Will Wenger turn his back on Walcott for good?
Arsene Wenger is said to have set the asking price for Walcott at £15 million as he grows increasingly frustrated at the winger’s reluctance to sign a new deal. Such a value would then facilitate an offer in the region of £10 million for the wantaway Moses.
Chelsea have already had a bid of £4 million turned down for Moses, and it is reported that the striker has set his heart on a move to the Bridge. However, with Chelsea apparently moving on to other targets, such as Lucas Moura, Oscar and Hulk, it now appears a move for Moses has been put on the back burner.
So, if the rumours are to be believed, is Moses an upgrade on Walcott?
Undoubtedly, both players possess electrifying speed, an attribute that has been synonymous with Walcott since his emergence as a teenage Southampton prodigy. But there are precious few other adjectives usually used to describe the forward. He simply has not progressed in the way many thought he would have, and, despite becoming an England regular, he still appears raw and can be wildly inconsistent.
Moses, at two years Walcott’s junior, already displays the poise in front of goal that Walcott, at times, lacks. He has a natural inclination to beat players through the use of his quick feet and demonstrates the explosive power required to burst past defenders.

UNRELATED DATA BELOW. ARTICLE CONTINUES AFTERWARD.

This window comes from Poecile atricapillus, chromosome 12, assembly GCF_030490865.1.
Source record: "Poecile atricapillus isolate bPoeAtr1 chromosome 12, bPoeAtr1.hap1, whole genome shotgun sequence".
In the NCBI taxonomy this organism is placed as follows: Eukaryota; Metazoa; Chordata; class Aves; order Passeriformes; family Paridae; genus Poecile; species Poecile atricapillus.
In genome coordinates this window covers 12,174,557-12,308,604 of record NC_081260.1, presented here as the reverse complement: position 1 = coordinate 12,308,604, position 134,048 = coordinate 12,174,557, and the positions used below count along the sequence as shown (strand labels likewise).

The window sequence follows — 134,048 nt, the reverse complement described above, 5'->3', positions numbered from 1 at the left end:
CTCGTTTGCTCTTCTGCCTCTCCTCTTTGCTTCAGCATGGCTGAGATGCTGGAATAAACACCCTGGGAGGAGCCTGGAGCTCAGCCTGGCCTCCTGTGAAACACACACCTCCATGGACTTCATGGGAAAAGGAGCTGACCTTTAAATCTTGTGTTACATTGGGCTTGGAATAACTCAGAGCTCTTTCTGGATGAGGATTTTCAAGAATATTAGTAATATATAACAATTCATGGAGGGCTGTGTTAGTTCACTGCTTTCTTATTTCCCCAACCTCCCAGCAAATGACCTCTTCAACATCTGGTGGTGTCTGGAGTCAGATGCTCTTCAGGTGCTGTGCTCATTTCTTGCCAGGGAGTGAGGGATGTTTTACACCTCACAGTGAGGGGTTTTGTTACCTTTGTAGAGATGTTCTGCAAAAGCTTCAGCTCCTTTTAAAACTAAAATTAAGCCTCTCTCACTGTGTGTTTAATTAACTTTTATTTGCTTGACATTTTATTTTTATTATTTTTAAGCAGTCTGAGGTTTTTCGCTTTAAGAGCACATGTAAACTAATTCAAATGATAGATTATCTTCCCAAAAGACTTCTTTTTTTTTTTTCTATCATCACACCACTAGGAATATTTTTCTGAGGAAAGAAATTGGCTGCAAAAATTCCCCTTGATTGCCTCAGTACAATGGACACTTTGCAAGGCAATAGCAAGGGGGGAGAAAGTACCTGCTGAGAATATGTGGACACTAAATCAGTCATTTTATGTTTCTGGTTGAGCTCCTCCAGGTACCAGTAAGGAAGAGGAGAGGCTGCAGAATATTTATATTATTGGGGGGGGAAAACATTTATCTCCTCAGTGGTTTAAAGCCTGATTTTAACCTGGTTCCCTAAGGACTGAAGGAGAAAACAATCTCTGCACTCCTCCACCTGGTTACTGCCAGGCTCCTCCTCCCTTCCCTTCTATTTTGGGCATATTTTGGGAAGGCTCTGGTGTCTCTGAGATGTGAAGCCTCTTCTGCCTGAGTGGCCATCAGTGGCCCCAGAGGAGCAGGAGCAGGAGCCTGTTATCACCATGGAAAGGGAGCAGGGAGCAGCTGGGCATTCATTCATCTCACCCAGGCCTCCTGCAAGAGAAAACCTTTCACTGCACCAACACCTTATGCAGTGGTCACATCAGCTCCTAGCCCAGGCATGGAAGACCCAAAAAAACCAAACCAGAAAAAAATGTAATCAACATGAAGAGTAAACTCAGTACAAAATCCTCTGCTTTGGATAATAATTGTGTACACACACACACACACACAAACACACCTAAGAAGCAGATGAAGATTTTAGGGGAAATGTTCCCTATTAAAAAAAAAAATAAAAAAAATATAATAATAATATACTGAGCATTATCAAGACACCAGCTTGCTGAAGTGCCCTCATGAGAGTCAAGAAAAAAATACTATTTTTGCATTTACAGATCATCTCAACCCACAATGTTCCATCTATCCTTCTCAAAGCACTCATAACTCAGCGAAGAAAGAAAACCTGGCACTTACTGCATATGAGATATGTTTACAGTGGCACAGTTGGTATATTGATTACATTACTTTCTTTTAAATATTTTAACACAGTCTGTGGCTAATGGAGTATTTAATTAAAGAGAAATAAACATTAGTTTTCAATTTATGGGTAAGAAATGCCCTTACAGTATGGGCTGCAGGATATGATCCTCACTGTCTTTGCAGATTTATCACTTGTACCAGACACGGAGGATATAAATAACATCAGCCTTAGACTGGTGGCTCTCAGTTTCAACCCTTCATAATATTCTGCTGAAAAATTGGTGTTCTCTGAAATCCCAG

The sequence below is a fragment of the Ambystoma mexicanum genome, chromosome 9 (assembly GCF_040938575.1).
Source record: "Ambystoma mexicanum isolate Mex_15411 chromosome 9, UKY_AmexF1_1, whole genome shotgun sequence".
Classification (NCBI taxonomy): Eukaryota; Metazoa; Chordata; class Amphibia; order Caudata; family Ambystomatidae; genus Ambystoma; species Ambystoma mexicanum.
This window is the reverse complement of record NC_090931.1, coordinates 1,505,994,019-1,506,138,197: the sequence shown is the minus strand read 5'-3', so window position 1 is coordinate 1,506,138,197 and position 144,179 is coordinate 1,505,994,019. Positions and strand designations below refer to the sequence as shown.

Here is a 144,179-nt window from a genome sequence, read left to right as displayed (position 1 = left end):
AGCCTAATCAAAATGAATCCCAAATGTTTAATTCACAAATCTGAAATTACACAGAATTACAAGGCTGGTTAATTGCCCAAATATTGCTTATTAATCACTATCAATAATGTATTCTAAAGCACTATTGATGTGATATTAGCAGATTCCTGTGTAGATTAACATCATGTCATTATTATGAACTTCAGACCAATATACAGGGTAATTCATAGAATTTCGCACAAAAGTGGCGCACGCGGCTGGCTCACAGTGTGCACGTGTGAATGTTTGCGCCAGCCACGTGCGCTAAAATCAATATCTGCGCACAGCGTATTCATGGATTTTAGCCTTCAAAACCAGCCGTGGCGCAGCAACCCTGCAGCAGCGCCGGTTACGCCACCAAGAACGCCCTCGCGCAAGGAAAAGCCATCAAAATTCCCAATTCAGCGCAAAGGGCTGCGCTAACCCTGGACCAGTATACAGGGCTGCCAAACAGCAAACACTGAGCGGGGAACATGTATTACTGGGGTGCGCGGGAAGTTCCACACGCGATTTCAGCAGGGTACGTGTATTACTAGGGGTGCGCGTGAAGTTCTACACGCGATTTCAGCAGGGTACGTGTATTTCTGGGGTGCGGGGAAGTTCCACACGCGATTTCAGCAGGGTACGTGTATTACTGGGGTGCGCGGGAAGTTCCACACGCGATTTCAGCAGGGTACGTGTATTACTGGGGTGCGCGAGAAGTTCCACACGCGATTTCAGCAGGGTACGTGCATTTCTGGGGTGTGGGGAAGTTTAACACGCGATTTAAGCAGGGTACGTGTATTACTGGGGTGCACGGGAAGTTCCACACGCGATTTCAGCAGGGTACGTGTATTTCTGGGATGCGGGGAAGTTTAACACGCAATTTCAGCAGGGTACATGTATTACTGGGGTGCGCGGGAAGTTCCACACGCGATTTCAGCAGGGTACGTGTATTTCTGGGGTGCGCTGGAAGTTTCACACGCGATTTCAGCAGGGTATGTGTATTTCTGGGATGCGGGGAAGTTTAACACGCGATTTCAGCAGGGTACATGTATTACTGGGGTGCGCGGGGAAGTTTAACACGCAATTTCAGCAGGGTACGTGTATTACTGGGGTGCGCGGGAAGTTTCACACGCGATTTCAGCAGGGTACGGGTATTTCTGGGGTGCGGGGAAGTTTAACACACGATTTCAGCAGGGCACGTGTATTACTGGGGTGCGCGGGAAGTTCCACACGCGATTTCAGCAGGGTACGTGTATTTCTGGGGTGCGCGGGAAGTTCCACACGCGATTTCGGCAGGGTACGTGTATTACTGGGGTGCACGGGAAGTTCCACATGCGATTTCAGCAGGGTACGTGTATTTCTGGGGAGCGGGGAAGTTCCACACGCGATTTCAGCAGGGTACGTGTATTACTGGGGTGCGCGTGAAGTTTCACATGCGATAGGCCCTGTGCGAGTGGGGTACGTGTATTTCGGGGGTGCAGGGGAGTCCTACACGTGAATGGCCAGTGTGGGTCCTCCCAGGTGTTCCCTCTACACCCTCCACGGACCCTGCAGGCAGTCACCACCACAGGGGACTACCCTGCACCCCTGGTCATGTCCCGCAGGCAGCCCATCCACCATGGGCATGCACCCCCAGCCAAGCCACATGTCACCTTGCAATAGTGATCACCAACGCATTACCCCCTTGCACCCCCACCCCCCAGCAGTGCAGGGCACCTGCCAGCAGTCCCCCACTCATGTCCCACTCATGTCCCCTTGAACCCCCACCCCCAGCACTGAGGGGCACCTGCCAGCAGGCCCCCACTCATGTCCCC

Walcott, on the other hand, tends to run with the ball at his feet almost as if he has his head down. He relies on raw pace to latch on to balls behind defenders. Herein lies the difference between their build-up play, and it highlights why Walcott can appear ineffectual during matches where the play becomes compact.
Furthermore, Walcott’s delivery can often be erratic, his crossing and passing play rarely emblematic of the precision Arsenal are renowned for. Moses does, however, display the requisite intelligence necessary to blend into and improve with the Gunners.
At present, the word “upgrade” may be too harsh on the Arsenal flier; however, it is clear that Moses is endowed with dashes of finesse and impudence that were not evident with Walcott at the same stage of his development. It can be argued that they still are not.